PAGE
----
Florida Counties records differ widely from county to county in either quality not to mention quantity. Some happen to have been carefully preserved while others have been substantially abused and uncared for. Many Florida records have merely vanished. For genealogists performing research in Florida there’s no valuable replace for an on-site research of county courthouse records. For Definitions of all court terms see the Ge.nealogy Encyclopedia
– There are 67 counties that exist in the state of Florida. The office of the clerk of the courts in each county typically holds the marriage records for that county. County health departments typically hold original death and birth certificates. The LDS church has put many of the court records on microfilm and made them available at the FHL. Researchers can order copies, as needed. Most counties have also published “official records” online. Although none have published records for dates later than January 1, 1990. Those records consist of Deeds, Marriage Certificates, Judgments, Liens, Probate Documents. Indexes to documents from earlier dates are available for some county records. Copies of records can be purchased online.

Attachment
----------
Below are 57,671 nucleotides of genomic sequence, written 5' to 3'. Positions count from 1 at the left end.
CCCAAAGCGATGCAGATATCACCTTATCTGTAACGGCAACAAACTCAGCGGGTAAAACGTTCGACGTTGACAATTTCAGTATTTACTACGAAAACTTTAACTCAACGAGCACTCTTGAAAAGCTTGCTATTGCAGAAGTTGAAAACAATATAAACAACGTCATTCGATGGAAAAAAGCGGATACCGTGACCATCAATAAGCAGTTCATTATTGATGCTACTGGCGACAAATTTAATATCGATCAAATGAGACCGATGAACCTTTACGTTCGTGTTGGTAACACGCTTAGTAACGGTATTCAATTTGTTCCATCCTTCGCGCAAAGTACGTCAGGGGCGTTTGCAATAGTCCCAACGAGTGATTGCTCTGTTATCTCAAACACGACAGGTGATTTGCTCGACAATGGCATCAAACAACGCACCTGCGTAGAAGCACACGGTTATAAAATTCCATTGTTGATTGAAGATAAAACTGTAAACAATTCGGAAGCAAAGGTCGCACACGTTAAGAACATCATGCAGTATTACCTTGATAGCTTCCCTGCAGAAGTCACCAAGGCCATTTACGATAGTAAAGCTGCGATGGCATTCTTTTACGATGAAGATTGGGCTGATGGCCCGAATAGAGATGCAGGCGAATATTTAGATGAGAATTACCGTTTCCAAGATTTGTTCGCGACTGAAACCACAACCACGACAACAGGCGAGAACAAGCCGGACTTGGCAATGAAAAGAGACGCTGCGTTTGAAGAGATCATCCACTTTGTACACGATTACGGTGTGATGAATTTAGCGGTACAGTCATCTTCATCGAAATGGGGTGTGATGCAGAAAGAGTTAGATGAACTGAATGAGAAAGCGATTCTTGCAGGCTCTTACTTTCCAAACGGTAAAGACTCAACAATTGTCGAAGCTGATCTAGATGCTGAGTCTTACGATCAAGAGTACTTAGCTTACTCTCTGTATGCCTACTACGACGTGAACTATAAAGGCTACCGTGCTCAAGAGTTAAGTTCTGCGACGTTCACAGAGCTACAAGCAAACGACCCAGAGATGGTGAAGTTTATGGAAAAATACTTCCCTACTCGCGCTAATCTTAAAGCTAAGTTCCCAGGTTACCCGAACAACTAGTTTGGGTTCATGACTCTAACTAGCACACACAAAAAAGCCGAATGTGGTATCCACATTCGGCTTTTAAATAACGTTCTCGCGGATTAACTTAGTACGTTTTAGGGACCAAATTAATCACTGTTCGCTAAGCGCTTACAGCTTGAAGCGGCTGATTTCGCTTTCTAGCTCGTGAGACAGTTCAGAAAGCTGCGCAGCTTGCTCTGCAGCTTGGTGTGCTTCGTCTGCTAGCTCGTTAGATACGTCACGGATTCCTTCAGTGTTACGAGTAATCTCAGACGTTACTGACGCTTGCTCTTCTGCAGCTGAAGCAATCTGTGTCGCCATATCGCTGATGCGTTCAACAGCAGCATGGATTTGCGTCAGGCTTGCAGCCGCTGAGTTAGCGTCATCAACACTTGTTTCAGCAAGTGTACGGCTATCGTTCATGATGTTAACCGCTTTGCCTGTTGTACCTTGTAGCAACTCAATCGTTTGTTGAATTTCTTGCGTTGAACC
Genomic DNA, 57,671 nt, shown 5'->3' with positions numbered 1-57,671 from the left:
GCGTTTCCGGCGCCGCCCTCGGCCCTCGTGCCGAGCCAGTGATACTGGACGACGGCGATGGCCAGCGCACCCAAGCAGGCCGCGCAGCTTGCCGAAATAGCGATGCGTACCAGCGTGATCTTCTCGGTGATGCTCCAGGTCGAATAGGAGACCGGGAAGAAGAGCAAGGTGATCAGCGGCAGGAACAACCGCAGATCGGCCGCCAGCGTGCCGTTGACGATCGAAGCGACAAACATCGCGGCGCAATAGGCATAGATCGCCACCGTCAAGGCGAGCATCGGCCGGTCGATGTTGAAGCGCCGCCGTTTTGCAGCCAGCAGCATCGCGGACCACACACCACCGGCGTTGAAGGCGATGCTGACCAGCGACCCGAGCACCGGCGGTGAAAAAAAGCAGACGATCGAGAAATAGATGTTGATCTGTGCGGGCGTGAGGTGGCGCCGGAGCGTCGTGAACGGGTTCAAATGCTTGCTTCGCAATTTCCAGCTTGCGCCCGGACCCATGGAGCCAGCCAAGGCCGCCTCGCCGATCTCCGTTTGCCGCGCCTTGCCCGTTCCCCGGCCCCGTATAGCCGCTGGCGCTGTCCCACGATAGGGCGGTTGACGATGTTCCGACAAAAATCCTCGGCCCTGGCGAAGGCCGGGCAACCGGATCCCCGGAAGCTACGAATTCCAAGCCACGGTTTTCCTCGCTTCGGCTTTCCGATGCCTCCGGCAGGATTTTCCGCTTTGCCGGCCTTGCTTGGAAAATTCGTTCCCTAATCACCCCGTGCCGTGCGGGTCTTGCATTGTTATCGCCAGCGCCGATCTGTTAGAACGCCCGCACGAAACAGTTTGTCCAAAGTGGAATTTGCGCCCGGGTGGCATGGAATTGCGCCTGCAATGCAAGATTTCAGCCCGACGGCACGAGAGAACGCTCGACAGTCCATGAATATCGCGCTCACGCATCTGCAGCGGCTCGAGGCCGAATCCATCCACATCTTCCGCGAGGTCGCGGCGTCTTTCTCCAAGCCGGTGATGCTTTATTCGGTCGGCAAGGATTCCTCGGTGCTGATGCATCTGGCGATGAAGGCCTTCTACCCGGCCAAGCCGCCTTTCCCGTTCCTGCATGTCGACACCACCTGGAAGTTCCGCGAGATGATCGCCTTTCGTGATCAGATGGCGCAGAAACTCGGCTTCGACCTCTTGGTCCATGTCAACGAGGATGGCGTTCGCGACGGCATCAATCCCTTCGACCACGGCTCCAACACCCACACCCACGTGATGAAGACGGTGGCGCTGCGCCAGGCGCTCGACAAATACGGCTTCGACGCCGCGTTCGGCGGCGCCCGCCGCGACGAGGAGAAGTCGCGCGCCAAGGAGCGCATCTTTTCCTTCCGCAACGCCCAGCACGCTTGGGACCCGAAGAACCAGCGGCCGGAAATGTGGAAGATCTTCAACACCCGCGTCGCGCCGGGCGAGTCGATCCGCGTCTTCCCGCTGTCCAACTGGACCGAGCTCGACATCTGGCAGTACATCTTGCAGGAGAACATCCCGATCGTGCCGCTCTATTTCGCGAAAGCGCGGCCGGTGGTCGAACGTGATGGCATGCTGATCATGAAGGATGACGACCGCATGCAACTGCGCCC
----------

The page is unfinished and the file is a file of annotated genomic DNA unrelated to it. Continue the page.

Among the records useful to the genealogist and usually held by the county courthouses are original marriage and divorce records. Probate court records include wills, administrations, bonds, inventories and appraisements, and guardianships. Land grants, homesteads, deeds, mortgages, and similar or related records are found in earlier individual books, but for a number of years in most jurisdictions such records have been combined into “Official Record” books. Recorded plat books, civil and criminal court dockets (case schedules) minutes, order books, naturalizations, incorporations, incompetencies, soldier and sailor discharge records, Confederate oaths of allegiance, delayed birth certificates, and marks and brands are all generally useful as well.
See also a list of links to county and county seat government run websites.